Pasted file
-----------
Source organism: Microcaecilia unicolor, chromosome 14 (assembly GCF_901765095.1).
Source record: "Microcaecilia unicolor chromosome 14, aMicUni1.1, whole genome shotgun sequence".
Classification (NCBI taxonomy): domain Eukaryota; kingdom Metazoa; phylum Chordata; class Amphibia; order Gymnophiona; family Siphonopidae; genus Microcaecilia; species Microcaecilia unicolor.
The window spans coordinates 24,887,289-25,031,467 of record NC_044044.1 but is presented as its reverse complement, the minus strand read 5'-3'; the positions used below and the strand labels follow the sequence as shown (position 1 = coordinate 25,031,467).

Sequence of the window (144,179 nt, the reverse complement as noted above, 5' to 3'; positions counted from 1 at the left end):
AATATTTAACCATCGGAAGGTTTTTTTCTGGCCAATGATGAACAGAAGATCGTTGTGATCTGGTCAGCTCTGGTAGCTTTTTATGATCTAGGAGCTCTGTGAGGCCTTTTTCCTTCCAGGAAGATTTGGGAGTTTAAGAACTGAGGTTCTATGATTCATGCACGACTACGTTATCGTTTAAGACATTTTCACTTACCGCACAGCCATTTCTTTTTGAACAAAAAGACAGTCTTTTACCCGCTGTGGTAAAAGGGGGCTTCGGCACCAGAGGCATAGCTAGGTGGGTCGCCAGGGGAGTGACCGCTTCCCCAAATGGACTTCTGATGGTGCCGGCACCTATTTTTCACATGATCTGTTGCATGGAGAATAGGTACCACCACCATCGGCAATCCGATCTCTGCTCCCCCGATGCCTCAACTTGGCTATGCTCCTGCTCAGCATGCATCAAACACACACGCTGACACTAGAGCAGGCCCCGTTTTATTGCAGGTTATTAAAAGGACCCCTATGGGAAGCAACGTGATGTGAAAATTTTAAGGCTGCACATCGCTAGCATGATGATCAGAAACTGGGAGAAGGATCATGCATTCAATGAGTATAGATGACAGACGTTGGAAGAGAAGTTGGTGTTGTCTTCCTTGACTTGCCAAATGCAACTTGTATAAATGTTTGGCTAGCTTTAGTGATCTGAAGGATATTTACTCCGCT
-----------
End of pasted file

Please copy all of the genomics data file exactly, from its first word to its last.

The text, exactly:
Source organism: Microcaecilia unicolor, chromosome 14 (assembly GCF_901765095.1).
Source record: "Microcaecilia unicolor chromosome 14, aMicUni1.1, whole genome shotgun sequence".
Classification (NCBI taxonomy): domain Eukaryota; kingdom Metazoa; phylum Chordata; class Amphibia; order Gymnophiona; family Siphonopidae; genus Microcaecilia; species Microcaecilia unicolor.
The window spans coordinates 24,887,289-25,031,467 of record NC_044044.1 but is presented as its reverse complement, the minus strand read 5'-3'; the positions used below and the strand labels follow the sequence as shown (position 1 = coordinate 25,031,467).

Sequence of the window (144,179 nt, the reverse complement as noted above, 5' to 3'; positions counted from 1 at the left end):
AATATTTAACCATCGGAAGGTTTTTTTCTGGCCAATGATGAACAGAAGATCGTTGTGATCTGGTCAGCTCTGGTAGCTTTTTATGATCTAGGAGCTCTGTGAGGCCTTTTTCCTTCCAGGAAGATTTGGGAGTTTAAGAACTGAGGTTCTATGATTCATGCACGACTACGTTATCGTTTAAGACATTTTCACTTACCGCACAGCCATTTCTTTTTGAACAAAAAGACAGTCTTTTACCCGCTGTGGTAAAAGGGGGCTTCGGCACCAGAGGCATAGCTAGGTGGGTCGCCAGGGGAGTGACCGCTTCCCCAAATGGACTTCTGATGGTGCCGGCACCTATTTTTCACATGATCTGTTGCATGGAGAATAGGTACCACCACCATCGGCAATCCGATCTCTGCTCCCCCGATGCCTCAACTTGGCTATGCTCCTGCTCAGCATGCATCAAACACACACGCTGACACTAGAGCAGGCCCCGTTTTATTGCAGGTTATTAAAAGGACCCCTATGGGAAGCAACGTGATGTGAAAATTTTAAGGCTGCACATCGCTAGCATGATGATCAGAAACTGGGAGAAGGATCATGCATTCAATGAGTATAGATGACAGACGTTGGAAGAGAAGTTGGTGTTGTCTTCCTTGACTTGCCAAATGCAACTTGTATAAATGTTTGGCTAGCTTTAGTGATCTGAAGGATATTTACTCCGCT